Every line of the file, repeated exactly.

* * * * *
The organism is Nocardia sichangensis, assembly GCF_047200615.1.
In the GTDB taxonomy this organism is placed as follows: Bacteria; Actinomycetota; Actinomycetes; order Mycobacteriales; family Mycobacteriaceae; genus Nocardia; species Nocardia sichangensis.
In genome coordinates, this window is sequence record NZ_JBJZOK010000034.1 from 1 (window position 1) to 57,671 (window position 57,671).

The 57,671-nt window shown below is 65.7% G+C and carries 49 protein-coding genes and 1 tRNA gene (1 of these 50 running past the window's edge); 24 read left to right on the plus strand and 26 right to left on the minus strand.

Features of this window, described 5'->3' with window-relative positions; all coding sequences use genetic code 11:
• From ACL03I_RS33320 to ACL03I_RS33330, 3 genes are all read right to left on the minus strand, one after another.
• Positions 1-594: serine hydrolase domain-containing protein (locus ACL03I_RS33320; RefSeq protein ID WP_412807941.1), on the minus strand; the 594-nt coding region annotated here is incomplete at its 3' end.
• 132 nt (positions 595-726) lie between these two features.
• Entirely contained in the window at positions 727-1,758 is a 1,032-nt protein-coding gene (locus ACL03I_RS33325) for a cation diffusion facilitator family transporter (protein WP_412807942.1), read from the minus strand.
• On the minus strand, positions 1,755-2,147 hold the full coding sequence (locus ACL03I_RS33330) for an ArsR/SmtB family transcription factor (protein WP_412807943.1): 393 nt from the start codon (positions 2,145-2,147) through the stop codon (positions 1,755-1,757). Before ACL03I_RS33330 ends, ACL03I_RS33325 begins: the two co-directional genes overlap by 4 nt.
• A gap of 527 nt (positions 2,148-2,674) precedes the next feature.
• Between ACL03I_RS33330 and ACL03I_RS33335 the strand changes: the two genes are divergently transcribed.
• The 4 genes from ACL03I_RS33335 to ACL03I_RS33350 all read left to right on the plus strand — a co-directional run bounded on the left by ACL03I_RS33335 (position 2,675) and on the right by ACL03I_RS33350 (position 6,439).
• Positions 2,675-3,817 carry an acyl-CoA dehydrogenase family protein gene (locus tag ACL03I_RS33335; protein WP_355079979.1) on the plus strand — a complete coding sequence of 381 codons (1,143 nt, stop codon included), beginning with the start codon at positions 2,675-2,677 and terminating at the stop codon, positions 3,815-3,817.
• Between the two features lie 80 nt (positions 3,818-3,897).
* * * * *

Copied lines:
The organism is Nocardia sichangensis, assembly GCF_047200615.1.
In the GTDB taxonomy this organism is placed as follows: Bacteria; Actinomycetota; Actinomycetes; order Mycobacteriales; family Mycobacteriaceae; genus Nocardia; species Nocardia sichangensis.
In genome coordinates, this window is sequence record NZ_JBJZOK010000034.1 from 1 (window position 1) to 57,671 (window position 57,671).

The 57,671-nt window shown below is 65.7% G+C and carries 49 protein-coding genes and 1 tRNA gene (1 of these 50 running past the window's edge); 24 read left to right on the plus strand and 26 right to left on the minus strand.

Features of this window, described 5'->3' with window-relative positions; all coding sequences use genetic code 11:
• From ACL03I_RS33320 to ACL03I_RS33330, 3 genes are all read right to left on the minus strand, one after another.
• Positions 1-594: serine hydrolase domain-containing protein (locus ACL03I_RS33320; RefSeq protein ID WP_412807941.1), on the minus strand; the 594-nt coding region annotated here is incomplete at its 3' end.
• 132 nt (positions 595-726) lie between these two features.
• Entirely contained in the window at positions 727-1,758 is a 1,032-nt protein-coding gene (locus ACL03I_RS33325) for a cation diffusion facilitator family transporter (protein WP_412807942.1), read from the minus strand.
• On the minus strand, positions 1,755-2,147 hold the full coding sequence (locus ACL03I_RS33330) for an ArsR/SmtB family transcription factor (protein WP_412807943.1): 393 nt from the start codon (positions 2,145-2,147) through the stop codon (positions 1,755-1,757). Before ACL03I_RS33330 ends, ACL03I_RS33325 begins: the two co-directional genes overlap by 4 nt.
• A gap of 527 nt (positions 2,148-2,674) precedes the next feature.
• Between ACL03I_RS33330 and ACL03I_RS33335 the strand changes: the two genes are divergently transcribed.
• The 4 genes from ACL03I_RS33335 to ACL03I_RS33350 all read left to right on the plus strand — a co-directional run bounded on the left by ACL03I_RS33335 (position 2,675) and on the right by ACL03I_RS33350 (position 6,439).
• Positions 2,675-3,817 carry an acyl-CoA dehydrogenase family protein gene (locus tag ACL03I_RS33335; protein WP_355079979.1) on the plus strand — a complete coding sequence of 381 codons (1,143 nt, stop codon included), beginning with the start codon at positions 2,675-2,677 and terminating at the stop codon, positions 3,815-3,817.
• Between the two features lie 80 nt (positions 3,818-3,897).